902: Dutch case turns climate change ratchet
Today’s entry reports on a Dutch case that could have implications for infrastructure projects here.
On Wednesday 26 May 2021 the Hague District Court issued a judgment in a case brought by Milieudefensie, the Dutch equivalent of Friends of the Earth, against Royal Dutch Shell, parent company of the Shell group. Essentially Milieudefensie won, and Shell now has to comply with the national target of a 45% reduction in CO2 emissions by 2030 as an individual company. The judgment can be found here (it may look as if it’s going to be in Dutch, but it is in English).
How did a court manage to carry a national government obligation over to a private company, given human rights only apply to emanations of the state? TL;DR: the court uses tort and the UN Guiding Principles to ascribe human rights obligations to Shell and decides it must match the IPCC limit it declared in its 2018 report.
The court first decided (secton 4.2 of the judgment) that the issue was justiciable (ie capable of being decided by a court), although only by six of the claimants – the claims of 17,379 individual claimants were dismissed. One of the six was the National Association for the Conservation of the Waddenzee, which EU law specialists will recognise as the successful claimant in the 2003 ‘Waddenzee’ case, one of the leading habitats cases, so they have some previous.
The applicable law (section 4.3) was then held to be Dutch law, based on ‘Rome II‘, the EU regulation about where claims, including environmental ones, may be brought. This was even though the emissions occur worldwide. Shell tried to argue that their parent company was only setting policies, not causing the damage, but that didn’t wash.
The next and by far the longest section (4.4) deals with Shell’s obligations. The court concluded that Shell’s obligation to reduce emissions arises from ‘the unwritten standard of care laid down in Book 6 Section 162 Dutch Civil Code. Putting aside how a written code can contain an unwritten standard, this is what lawyers know as tort – where there is no contract between two parties but one can be found to have wronged the other and have to pay damages. Tort does exist in the UK (it is called delict in Scotland).
The court then uses the UN Guiding Principles to interpret the duty of care and conclude that businesses must respect human rights as well as states. ‘This means that they should avoid infringing on the human rights of others and should address adverse human rights impacts with which they are involved’ (4.4.15). The court says that this may depend on the severity of the enterprise’s adverse human rights impacts, so large companies in emission-intensive businesses are likely to be in the most trouble under this interpretation.
But smaller companies shouldn’t breathe a sigh of relief. The judgment then says that the responsiblity extends to Shell’s supply chain and end-users, so-called ‘Scope 3 emissions‘ (4.4.18). It cites a 2020 report by the University of Oxford to support this, although it concludes that for Scope 3 this is only a ‘best-efforts’ obligation (4.4.24).
Finally, the court decides what obligation should be imposed on Shell. It notes there is no well-defined specification for what a company should be required to do. It bases its conclusion that it should be a 45% reduction from 2010 levels by 2030 not on the Dutch national target, which that is, but on the Intergovernmental Panel on Climate Change (IPCC) 2018 report (SR15) from which it is derived. The court did settle on a net reduction (ie being able to offset positive emissions with negative ones) rather than the absolute one the claimants were calling for.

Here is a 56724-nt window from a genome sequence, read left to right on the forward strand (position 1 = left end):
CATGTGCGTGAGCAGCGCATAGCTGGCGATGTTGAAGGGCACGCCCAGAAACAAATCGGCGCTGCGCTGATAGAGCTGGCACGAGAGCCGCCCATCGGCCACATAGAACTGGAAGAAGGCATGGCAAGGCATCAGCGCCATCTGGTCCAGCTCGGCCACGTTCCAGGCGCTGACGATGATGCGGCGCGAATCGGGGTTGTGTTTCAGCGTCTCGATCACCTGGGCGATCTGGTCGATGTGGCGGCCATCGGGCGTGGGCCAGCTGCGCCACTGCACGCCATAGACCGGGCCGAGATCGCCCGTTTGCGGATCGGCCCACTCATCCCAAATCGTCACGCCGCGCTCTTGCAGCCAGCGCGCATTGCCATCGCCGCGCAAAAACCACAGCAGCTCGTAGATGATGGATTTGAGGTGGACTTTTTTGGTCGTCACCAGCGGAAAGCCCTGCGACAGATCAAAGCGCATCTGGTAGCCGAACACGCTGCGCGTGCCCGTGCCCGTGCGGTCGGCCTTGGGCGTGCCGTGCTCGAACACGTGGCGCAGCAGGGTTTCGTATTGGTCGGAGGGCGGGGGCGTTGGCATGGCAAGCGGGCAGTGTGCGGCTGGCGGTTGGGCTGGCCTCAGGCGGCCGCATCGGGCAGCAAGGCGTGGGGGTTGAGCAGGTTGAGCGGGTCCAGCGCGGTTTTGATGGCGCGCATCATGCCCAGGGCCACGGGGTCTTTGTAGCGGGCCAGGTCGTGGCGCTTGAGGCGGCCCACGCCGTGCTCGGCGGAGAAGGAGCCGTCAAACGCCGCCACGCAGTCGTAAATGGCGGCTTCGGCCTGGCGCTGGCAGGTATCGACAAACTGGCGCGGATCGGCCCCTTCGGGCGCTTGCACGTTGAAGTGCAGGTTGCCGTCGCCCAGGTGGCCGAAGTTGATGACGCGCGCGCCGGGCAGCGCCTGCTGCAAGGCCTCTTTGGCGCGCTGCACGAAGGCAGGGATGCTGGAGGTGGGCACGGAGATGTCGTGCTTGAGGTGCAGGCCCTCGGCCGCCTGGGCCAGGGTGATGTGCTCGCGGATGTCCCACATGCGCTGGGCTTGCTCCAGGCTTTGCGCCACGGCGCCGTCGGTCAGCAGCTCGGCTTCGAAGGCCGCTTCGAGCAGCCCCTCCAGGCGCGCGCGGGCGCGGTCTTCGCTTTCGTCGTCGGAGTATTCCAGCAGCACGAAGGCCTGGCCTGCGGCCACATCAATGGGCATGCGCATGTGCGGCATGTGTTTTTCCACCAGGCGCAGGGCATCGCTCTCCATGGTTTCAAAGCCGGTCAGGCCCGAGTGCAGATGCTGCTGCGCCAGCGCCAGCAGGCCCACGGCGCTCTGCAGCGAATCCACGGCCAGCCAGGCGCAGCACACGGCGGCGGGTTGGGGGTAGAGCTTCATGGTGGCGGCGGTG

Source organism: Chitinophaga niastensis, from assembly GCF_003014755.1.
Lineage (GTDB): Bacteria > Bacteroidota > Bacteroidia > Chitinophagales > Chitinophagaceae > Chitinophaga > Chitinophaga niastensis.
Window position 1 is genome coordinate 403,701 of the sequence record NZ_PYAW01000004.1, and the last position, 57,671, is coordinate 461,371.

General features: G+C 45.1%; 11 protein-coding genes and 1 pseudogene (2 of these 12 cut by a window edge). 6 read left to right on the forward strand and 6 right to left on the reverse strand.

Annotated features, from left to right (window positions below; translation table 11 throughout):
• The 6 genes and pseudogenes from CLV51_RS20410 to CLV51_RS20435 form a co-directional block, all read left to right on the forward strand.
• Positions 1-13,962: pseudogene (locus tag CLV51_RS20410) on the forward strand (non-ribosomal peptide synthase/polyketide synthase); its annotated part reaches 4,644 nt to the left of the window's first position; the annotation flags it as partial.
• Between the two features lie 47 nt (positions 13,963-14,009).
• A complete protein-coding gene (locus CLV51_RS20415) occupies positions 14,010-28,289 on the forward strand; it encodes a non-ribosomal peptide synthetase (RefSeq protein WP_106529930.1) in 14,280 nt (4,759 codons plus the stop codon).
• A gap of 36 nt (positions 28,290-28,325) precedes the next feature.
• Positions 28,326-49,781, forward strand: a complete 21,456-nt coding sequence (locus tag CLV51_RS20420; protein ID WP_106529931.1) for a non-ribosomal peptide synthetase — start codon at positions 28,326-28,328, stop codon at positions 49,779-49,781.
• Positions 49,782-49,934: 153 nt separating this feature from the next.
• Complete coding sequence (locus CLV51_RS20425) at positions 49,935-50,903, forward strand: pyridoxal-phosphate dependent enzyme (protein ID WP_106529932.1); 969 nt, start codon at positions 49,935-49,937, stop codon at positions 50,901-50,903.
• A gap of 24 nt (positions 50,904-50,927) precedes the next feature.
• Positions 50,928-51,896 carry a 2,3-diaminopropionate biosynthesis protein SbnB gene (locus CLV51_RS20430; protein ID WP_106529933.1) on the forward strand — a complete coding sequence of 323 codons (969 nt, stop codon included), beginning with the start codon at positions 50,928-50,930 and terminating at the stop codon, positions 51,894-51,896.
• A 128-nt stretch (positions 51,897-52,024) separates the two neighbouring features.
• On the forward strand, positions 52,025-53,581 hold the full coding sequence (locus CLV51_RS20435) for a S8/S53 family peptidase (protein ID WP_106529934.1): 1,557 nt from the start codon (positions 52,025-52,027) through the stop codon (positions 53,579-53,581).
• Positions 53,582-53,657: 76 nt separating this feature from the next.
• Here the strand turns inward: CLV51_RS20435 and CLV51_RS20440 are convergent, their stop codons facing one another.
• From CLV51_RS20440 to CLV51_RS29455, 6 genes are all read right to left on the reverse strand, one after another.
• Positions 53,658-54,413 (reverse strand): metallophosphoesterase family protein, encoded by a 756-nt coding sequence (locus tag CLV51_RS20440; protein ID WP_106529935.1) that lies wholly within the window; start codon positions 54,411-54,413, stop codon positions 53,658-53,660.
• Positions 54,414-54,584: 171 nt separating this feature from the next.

Shell have said they will appeal. Like the UK, they have a Court of Appeal and a Supreme Court. Shell had to pay fees and Milieudefensie’s costs but these were capped at a mere €22,732.
Could this judgment extend to other companies? At the moment it only applies to Shell, it doesn’t automatically carry over and would need further challenges or legislation. The judgment was particularly focused on the scale of Shell’s emissions, and so it could easily be applied to other large emitters; small ones less so. However, Shell’s supply chain and end-users were also captured, so the tentacles of the obligation could reach down to many smaller companies even without further challenges.
Could this happen in other countries, including the UK? Friends of the Earth are certainly encouraging similar challenges to be launched in other countries, and it is certain that there will be more of them. Will they succeed? In England and Wales, for example, tort exists but I have not seen a court carry human rights obligations over to private companies yet, whether in reliance of the UN General Principles or otherwise, so unless I’ve missed something that would be new. Not being in the EU isn’t particularly relevant.
Could this affect infrastructure projects? The private company human rights argument doesn’t arise because it is the decision of the Secretary of State that gets challenged, so it is already a state decision. However, the usual argument that no one project should be singled out for its carbon impacts as it is for government policy to deal with may now be weaker, since if a single highly emitting company can be singled out, in the Netherlands at least, so why not a single highly emitting project?
Whatever the implications of this case, it is another sign of the climate change ratchet continuing to tighten. In related news, an Australian court decided the environment minister owes a duty of care not to injure young people through allowing climate change, although stopped short of ordering the refusal of the project in question, a coal mine extension – she could still refuse it voluntarily.